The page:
Code Name Verity – Elizabeth Wein



Right after finishing this book I sent a message to a friend. The message was:

Skärmavbild 2013-08-02 kl. 21.49.23

I still can´t put into words what I felt while reading this book. What it still makes me feel. It was magnificent, maybe even genius?


– Elizabeth Wein (the brilliant author) is a pilot herself and a woman. She states in the afterword that she wanted to explore what that would be like during the WW2. This is interesting not just because there were so few female pilots but also because even though women were called upon to do their duty for the war effort they weren´t ranked as highly as their male colleagues (sound familiar?). For that reason alone this story is a gift. To show that many women did fight. They went to war with all kinds of different duties and did a great number of things – history sometimes forgets that.

– Freindship. “It’s like being in love, discovering your best friend.” These two adore each other, best friends from the start. Each knowing that if it hadn´t been for the war they probably would not have met. And yet one of them, I can´t remember which, states with absolute certainty that they would indeed have met. It is too inconceivable for them not to meet and become best friends. And this is another reason why I love this book. For me, the friendships with other women have often been some of the most important relationships in my life and I felt like this book celebrated that.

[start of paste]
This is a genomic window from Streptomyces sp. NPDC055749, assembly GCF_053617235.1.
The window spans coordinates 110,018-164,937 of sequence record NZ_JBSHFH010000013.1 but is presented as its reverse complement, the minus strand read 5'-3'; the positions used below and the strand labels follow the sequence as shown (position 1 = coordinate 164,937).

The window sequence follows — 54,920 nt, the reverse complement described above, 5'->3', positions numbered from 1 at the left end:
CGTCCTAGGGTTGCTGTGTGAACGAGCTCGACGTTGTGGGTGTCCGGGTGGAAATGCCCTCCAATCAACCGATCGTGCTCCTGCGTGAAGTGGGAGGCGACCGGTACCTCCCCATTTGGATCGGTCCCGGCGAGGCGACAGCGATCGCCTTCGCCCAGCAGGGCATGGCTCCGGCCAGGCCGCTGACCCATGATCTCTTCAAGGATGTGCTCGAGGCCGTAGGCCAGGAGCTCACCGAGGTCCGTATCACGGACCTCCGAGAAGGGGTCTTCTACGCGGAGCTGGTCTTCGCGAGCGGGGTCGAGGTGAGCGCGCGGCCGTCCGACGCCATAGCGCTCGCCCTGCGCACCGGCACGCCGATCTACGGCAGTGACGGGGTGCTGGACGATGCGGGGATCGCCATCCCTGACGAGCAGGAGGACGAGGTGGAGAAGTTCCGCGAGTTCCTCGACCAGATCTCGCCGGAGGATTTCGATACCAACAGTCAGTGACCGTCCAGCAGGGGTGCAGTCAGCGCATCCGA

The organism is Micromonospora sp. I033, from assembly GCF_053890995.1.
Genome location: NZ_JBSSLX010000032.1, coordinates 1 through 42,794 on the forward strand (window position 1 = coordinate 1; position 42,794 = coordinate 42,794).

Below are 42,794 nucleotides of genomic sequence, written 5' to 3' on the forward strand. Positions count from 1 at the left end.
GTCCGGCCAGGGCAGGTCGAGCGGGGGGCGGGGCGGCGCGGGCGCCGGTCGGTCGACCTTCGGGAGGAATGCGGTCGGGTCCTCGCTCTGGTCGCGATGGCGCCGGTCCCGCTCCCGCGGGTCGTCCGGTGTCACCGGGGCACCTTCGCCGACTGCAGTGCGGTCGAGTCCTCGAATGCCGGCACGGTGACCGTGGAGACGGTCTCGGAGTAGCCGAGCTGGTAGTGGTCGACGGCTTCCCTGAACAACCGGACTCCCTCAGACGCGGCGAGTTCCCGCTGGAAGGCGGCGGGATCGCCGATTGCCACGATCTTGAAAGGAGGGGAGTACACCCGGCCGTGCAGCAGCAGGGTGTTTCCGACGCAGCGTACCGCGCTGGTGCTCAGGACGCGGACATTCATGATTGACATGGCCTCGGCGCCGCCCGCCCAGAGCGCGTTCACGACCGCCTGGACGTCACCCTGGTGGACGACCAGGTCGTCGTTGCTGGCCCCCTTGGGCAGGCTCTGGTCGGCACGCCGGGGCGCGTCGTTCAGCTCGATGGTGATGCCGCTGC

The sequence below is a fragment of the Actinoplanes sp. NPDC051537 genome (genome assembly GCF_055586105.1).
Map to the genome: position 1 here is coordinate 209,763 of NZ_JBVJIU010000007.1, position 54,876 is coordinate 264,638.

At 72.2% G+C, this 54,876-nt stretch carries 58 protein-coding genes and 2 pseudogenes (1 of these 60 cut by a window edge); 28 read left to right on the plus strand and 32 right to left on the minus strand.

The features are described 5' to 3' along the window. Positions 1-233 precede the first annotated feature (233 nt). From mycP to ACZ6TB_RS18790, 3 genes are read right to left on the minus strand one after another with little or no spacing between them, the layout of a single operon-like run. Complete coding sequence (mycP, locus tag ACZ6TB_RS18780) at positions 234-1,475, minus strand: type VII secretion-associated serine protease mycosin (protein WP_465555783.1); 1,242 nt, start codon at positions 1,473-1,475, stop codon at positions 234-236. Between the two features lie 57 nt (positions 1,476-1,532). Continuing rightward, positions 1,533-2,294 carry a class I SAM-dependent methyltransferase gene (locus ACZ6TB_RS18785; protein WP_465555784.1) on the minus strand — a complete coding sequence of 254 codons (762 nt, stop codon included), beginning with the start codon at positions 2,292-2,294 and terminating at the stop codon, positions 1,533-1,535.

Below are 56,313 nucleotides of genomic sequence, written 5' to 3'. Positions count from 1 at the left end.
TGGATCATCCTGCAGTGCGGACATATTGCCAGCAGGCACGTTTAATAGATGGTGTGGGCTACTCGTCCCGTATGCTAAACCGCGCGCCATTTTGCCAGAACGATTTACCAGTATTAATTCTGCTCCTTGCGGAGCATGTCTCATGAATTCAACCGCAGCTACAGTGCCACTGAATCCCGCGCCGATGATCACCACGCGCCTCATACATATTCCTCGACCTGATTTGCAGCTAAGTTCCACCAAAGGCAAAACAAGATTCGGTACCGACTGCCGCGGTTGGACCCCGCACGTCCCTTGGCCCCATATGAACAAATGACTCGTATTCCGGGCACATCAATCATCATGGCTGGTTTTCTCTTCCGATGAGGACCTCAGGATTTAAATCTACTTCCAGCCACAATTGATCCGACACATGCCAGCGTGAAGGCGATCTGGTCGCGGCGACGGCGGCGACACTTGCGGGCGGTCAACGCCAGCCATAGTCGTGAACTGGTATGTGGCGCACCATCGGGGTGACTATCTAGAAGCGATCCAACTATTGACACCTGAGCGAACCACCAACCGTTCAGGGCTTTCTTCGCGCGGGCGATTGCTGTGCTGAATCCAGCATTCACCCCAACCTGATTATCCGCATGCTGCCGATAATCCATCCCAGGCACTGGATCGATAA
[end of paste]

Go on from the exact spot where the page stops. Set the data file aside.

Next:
I could go on and on about this book but I don´t want to give too much away  since you are going to read it.  Extraordinary, brilliant, beautiful, captivating and absolutely sensational.

During the Second World War my grandfather (my mothers father) spent some time working at Bletchley Park. For those of you unfamiliar with it, Bletchley Park was the top secret site for the UK´s main decryption establishment. Ciphers and codes of several enemy countries were decoded. Most importantly the ciphers generated by the German Enigma and Lorenz machines. You may have heard of /seen the film Enigma which is supposed to take place at Bletchley. According to my grandfather the film was not very accurate 😉   Anyway, the importance of the codebreaking that was done at Bletchley can not be underestimated. And from the moment I finished this book, when you say “code” I will think of Verity.